The CRV is an excellent choice for a "toad". We have towed ours for going on three summers with no problems. You need to get base plates installed so you can connect your vehicle to the towbar. Blue Ox and Roadmaster are popular brands for this application. You will also need lights and a towbar. I recommend a supplemental braking system. You can read more than you want to on this subject on the forum but my recommendation is to get one; we have the Brake Buddy and are very happy with it.
The owner's manual has specific instructions for preparing the CRV before each tow. Follow the directions EXACTLY as they are stated and you will have no problems. All of this assumes you will be towing four down which I believe is the only way a CRV can be towed.
We bought our 05 CR-V about 1 month ago. We had the Falcon 2 towbar & baseplate professionally installed. The tow equipment cost approx. $1,300 installed. We towed it about 3,000 miles on a two week trip to the Black Hills and over to Wisconsin. We had no problems with the toad on our trip. To prepare it for towing, do the following:
Start it up.
Shift down to 2nd gear
Shift to 1st gear
Shift to Drive
Then to Neutral
Let the engine idle for 3 minutes in neutral
Then leaving the CR-V in neutral, turn to key to the first position which turns off the engine. The wheels should be unlocked. Be sure to release the parking brake before towing.
We bought our 05 CR-V EX model for approx. $22,300.
We tow a 2004 Element with automatic and 4wd, which is has the same drive train as the CR-V. This is what our owners manual says:
Shift Procedure - Automatic Transmission
Do the following every day immediately before you begin towing. Follow the procedure exactly. Otherwise, severe automatic transmission damage will occur.When preparing to tow your Element, make sure the transmission is full of fluid. Do not overfill. Start the engine. Shift to D, then to N. Let the engine run for at least three minutes, then turn off the engine. Release the parking brake. Leave the ignition switch in ACCESSORY (I) so the steering wheel does not lock. Make sure the radio and any items plugged into the accessory power sockets are turned off so you do not run down the battery.
Extended Towing - Automatic Transmission
If you tow more than 8 hours in one day (including stopping time), you must stop and repeat the Shift Procedure above. You should repeat the procedure at least every 8 hours. (When you stop for fuel, etc.)
The steering system can become damaged if the steering wheel is locked. Leave the ignition switch in Accessory (I), and make sure the steering wheel turns freely before you begin towing.
Failure to follow the above procedure exactly will result in severe automatic transmission damage. If you cannot shift the transmission or start the engine, your vehicle must be transported on a flatbed truck or trailer.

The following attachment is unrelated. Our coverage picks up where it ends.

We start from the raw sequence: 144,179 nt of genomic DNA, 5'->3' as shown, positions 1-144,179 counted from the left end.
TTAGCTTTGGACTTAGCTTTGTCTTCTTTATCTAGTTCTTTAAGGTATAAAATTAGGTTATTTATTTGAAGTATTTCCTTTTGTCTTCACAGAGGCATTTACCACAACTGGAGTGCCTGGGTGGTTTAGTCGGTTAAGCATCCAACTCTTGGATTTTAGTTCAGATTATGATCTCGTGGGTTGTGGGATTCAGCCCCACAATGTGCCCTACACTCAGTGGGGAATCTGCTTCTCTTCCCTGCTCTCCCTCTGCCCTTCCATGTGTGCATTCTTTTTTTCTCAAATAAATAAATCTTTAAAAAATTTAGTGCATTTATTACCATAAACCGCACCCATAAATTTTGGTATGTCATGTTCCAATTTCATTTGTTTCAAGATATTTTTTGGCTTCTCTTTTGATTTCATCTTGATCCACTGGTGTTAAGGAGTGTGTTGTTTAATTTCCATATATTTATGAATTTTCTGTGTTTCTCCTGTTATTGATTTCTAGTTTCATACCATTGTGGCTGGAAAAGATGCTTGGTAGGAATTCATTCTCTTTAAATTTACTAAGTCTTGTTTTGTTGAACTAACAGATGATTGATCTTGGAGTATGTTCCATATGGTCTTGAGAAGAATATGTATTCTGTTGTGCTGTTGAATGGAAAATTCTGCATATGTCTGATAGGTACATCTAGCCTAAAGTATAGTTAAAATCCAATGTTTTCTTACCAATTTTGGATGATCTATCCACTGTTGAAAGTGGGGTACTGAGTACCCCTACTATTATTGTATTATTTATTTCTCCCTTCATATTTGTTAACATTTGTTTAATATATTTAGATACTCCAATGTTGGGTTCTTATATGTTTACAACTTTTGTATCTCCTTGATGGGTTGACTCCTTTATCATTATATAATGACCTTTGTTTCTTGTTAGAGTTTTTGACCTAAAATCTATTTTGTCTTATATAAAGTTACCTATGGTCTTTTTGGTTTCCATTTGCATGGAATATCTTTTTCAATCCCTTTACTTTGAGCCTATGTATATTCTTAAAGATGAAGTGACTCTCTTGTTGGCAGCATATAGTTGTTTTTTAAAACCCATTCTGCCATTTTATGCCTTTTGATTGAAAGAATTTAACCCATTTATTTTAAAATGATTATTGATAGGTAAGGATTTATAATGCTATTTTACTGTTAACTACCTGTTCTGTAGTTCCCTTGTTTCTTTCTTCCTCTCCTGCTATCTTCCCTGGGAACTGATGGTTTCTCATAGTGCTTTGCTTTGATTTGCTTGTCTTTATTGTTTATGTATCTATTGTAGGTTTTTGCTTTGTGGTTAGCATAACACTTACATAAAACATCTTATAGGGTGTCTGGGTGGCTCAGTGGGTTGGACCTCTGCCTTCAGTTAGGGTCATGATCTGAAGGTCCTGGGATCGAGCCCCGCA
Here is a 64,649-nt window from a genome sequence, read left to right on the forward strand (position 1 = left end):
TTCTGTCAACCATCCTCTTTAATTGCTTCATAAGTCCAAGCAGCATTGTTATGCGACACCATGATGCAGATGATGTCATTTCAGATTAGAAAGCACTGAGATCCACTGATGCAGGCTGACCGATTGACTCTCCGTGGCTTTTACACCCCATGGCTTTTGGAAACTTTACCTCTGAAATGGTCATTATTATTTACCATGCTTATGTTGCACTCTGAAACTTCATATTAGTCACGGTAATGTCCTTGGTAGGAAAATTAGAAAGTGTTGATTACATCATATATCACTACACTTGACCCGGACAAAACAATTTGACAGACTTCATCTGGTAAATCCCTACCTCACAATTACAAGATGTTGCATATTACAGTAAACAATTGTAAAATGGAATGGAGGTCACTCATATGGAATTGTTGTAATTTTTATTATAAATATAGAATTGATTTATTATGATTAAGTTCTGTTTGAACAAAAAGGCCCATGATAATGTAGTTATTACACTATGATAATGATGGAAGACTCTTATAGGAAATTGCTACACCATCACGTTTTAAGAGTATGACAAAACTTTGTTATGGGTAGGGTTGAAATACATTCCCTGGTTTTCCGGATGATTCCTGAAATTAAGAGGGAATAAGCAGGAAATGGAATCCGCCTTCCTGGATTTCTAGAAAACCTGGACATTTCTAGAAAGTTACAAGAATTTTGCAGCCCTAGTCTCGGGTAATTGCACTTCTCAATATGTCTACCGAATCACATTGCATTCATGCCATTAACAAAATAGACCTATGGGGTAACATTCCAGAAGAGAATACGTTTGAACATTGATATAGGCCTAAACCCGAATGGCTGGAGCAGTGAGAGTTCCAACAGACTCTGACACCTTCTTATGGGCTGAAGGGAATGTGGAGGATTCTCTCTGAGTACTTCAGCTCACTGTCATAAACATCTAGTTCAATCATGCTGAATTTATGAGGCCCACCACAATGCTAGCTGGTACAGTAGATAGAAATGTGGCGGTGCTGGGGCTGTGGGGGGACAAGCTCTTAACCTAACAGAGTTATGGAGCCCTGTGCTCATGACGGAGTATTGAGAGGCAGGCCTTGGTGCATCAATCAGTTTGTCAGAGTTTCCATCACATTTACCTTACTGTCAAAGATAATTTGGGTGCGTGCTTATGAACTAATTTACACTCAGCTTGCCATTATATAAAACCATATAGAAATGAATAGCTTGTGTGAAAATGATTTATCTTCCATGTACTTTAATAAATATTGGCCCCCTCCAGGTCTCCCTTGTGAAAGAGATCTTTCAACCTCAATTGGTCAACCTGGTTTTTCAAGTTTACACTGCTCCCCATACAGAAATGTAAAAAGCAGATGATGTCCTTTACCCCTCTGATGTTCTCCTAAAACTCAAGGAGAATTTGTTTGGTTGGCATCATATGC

SEVERE AUTOMATIC TRANSMISSION DAMAGE WILL OCCUR IF THE CAR IS SHIFTED FROM REVERSE TO NEUTRAL AND THEN TOWED WITH THE DRIVE WHEELS ON THE GROUND.
If you tow an Element with automatic transmission, the transmission fluid must be changed every two years or 30,000 miles (48,000 km), whichever comes first.
10SBUM - Yes, the 2004 user manual says to pull the fuse, but it really isn't necessary. I just returned from a 4000 mile trip with my 2004 CRV and never pulled the fuse and had no battery problems at all. I talked to several campers that I met along the way that were also towing CRV's. None of them pulled the fuse, and none have had any battery problems. Several of those I talked to were towing the 2004 model. Most didn't even know of the user manual recommendation. I beleive Honda puts it in their manual just to cover themselves.
Dallam--- Thanks for the information. That would make it a lot simpler as pulling the fuse and replacing it is a little irritating. I recently met a fellow camper who had Honda install a switch on the dash that he used so he wouldn't have to pull the fuse. Great idea.
I really hate to bring this up but for 2005 Honda actually recomends pulling TWO fuses for "extended" traveling. Extended traveling is defined as pulling a CRV for multiple days without unhooking.There are systems in the 2005 CRV's that are active when the key is in the accessory position. A Brake Buddy is just one source of battery drain when towing. A friend of mine towed for four consecutive days and faithfully followed Honda's towing instructions but did not pull the fuses. On the fifth morning he had a dead battery!
We have been towing our 2005 CRV SE in the southwestern states for about 12 weeks and I have been running tests to see what,if any, battery power was used on a typical day's driving by hooking a 10 amp battery charger to the CRV battery at the end of the day and timing how long it took for the battery to be fully recharged. 8 hours driving required about 80-90 minutes to fully recharge the battery. To my simple mind this tells me that 10 amps times 1 1/2 hours is 15 amp-hours used in a single day! Incidentally, when traveling on interstates the Brake Buddy rarely comes on.
My next step is to pull the recommended fuses and repeat these tests.